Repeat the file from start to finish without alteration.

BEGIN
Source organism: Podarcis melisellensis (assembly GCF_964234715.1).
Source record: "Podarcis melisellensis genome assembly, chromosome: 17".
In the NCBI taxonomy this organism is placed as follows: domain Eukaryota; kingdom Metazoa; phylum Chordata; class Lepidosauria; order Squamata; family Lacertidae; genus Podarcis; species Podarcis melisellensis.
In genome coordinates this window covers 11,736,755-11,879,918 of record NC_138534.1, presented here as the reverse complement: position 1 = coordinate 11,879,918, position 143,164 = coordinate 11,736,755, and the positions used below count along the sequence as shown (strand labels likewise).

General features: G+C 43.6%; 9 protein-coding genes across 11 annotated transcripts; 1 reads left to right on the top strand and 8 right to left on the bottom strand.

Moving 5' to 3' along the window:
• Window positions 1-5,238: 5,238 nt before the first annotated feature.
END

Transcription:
Source organism: Podarcis melisellensis (assembly GCF_964234715.1).
Source record: "Podarcis melisellensis genome assembly, chromosome: 17".
In the NCBI taxonomy this organism is placed as follows: domain Eukaryota; kingdom Metazoa; phylum Chordata; class Lepidosauria; order Squamata; family Lacertidae; genus Podarcis; species Podarcis melisellensis.
In genome coordinates this window covers 11,736,755-11,879,918 of record NC_138534.1, presented here as the reverse complement: position 1 = coordinate 11,879,918, position 143,164 = coordinate 11,736,755, and the positions used below count along the sequence as shown (strand labels likewise).

General features: G+C 43.6%; 9 protein-coding genes across 11 annotated transcripts; 1 reads left to right on the top strand and 8 right to left on the bottom strand.

Moving 5' to 3' along the window:
• Window positions 1-5,238: 5,238 nt before the first annotated feature.